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One might compare the case of the Poles and Czechs of the present day.During the 6th century, however, a phonological process set in, which ultimately resulted in the separation of Germany into two great linguistic divisions, south and north, or, as the languages are called, High and Low German.It may be assumed that the languages of the different West Germanic tribes enumerated above were, before the appearance of the tribes in history, distinguished by many dialectic variations; this was certainly the case immediately after the Migrations, when the various races began to settle down.But these differences, consisting presumably in matters of phonology and vocabulary, were nowhere so pronounced as to exclude a mutual understanding of individuals belonging to different tribes.The chief of these tribes are: the Saxons, the Franks (but with the restriction noted above), the Chatti (Hessians), Thuringians, Alemannians and Bavarians.This definition naturally includes the languages spoken in the Low Countries, Flemish and Dutch, which are offsprings of the Low Franconian dialect, mixed with Frisian and Saxon elements; but, as the literary development of these languages has been in its later stages entirely independent of that of the German language, they are excluded from the present survey.The principal characteristic of the change from Old High German to Middle High German is the weakening of the unaccented vowels in final syllables (cf. Middle High German schreib, schriben, and Modern High German schrieb, schrieben, &c.).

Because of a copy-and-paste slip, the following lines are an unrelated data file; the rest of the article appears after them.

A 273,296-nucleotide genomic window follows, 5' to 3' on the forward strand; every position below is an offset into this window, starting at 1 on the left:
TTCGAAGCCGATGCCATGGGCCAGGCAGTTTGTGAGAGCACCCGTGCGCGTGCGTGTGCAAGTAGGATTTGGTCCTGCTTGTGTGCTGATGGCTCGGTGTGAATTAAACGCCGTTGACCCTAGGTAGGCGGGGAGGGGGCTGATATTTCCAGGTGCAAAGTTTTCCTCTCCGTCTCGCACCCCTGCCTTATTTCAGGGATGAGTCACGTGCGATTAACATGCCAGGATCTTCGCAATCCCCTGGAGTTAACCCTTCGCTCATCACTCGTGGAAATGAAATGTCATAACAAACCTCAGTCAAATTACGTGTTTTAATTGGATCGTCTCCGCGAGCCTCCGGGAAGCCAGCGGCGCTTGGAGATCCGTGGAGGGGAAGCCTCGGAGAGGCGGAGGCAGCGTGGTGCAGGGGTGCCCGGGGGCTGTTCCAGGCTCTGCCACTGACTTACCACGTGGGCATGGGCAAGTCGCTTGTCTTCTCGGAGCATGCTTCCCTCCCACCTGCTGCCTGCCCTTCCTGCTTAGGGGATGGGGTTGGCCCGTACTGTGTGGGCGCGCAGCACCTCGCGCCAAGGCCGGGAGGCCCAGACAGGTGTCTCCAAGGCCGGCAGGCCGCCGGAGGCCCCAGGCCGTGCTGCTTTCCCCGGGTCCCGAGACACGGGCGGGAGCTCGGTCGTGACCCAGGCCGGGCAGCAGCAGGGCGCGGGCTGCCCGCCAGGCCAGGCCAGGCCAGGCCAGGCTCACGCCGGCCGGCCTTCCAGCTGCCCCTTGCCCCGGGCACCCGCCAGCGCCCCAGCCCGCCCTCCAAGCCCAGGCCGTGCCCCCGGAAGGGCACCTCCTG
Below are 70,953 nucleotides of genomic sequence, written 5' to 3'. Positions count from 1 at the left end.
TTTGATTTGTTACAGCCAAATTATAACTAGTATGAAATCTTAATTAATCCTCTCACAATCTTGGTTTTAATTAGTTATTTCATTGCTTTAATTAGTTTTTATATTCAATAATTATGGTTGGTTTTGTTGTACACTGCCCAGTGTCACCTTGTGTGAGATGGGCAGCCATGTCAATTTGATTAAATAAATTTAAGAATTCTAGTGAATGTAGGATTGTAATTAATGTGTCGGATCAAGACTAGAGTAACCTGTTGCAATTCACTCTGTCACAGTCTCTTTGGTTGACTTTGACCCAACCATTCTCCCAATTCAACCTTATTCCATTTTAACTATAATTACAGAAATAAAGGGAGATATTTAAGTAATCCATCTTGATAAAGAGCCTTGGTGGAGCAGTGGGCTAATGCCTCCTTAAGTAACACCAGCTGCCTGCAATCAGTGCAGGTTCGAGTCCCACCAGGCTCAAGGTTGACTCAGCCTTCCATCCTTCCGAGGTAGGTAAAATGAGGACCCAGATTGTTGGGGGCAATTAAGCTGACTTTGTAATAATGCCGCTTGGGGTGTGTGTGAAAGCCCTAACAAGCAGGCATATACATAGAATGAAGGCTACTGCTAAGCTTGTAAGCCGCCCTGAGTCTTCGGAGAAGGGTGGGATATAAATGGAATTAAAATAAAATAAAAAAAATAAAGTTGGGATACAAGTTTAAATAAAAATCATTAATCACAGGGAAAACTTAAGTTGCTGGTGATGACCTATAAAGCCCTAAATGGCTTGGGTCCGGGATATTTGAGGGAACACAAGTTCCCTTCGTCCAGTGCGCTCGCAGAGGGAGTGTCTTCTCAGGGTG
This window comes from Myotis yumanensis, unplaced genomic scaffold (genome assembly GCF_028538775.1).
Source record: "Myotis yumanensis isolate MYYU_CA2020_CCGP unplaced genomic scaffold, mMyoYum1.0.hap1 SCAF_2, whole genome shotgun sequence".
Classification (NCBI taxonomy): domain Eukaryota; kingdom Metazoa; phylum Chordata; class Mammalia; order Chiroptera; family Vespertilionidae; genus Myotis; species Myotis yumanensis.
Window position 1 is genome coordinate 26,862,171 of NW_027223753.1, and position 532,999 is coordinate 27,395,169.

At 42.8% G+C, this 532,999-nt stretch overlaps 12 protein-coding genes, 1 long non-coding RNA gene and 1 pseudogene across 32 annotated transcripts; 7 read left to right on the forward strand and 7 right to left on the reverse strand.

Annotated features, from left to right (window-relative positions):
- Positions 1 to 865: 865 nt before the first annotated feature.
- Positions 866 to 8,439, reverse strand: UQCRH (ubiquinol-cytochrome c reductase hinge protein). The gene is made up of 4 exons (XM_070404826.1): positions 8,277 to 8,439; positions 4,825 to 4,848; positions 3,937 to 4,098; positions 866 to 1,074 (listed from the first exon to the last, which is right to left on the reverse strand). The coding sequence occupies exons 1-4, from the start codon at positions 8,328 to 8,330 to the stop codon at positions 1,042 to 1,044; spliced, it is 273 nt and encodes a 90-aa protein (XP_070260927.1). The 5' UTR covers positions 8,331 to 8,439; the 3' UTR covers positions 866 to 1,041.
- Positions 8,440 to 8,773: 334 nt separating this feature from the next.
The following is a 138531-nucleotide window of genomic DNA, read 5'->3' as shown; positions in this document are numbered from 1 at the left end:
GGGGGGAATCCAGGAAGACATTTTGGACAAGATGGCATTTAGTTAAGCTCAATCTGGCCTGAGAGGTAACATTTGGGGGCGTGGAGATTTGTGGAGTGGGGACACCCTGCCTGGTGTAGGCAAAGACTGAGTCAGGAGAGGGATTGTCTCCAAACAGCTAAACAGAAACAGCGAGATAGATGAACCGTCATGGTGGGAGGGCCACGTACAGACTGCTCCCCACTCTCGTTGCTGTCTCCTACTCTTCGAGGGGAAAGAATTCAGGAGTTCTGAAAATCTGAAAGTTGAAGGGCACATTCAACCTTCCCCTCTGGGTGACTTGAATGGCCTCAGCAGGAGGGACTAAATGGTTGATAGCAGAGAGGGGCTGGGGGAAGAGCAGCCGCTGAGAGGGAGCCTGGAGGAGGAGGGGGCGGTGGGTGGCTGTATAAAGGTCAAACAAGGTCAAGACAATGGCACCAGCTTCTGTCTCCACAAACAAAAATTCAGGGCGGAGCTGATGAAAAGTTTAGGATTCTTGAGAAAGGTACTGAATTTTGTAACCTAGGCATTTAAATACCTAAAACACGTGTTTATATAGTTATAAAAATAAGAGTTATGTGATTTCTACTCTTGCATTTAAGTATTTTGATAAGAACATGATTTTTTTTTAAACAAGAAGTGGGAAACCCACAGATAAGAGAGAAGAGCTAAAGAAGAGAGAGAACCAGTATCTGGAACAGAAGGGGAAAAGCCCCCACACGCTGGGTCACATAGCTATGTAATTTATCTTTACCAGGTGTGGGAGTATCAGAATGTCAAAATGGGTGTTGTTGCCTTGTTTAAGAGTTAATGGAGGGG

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As applied to the language, deutsch first appears in the Latin form theotiscus, lingua theotisca, teutisca, in certain Latin writings of the 8th and 9th centuries, whereas the original Old High German word thiudisc, tiutisc (from thiot, diot, “people,” and the suffix -isc;) signified only “appertaining to the people,” “in the manner of the people.” Cf. It is usual to divide the history of the German language from this earliest period, when it appears only in the form of proper names and isolated words as glosses to a Latin text, down to the present day, into three great sections: (1) Old High German (Althochdeutsch) and Old Low German (Old Saxon; Altniederdeutsch, Altsächsisch); (2) Middle High German (Mittelhochdeutsch) and Middle Low German (Mittelniederdeutsch); and (3) Modern High German and Modern Low German (Neuhochdeutsch and Neuniederdeutsch). But it must be noted that certain characteristics attributed to the Modern German vowel system, such as lengthening of Middle High German short vowels, the change from Middle High German ī, ū, iu to Modern High German ei, au, eu (öu), of Middle High German ie, uo, üe to Modern High German ī, ū, ǖ, made their appearance long before 1500.To this group belongs also Langobardian, a dialect which died out in the 9th or 10th century, while Burgundian, traces of which are not met with later than the 5th century, is usually classed with the East Germanic group.Both these tongues were at an early stage crushed out by Romance dialects, a fate which also overtook the idiom of the Western Franks, who, in the so-called Strassburg Oaths Sprache the language of those West Germanic tribes, who, at their earliest appearance in history, spoke a Germanic tongue, and still speak it at the present day.Here, too, there are numerous “islands” on Hungarian and Slavonic territory.Danes and Frisians join hands with the Germans in the north.

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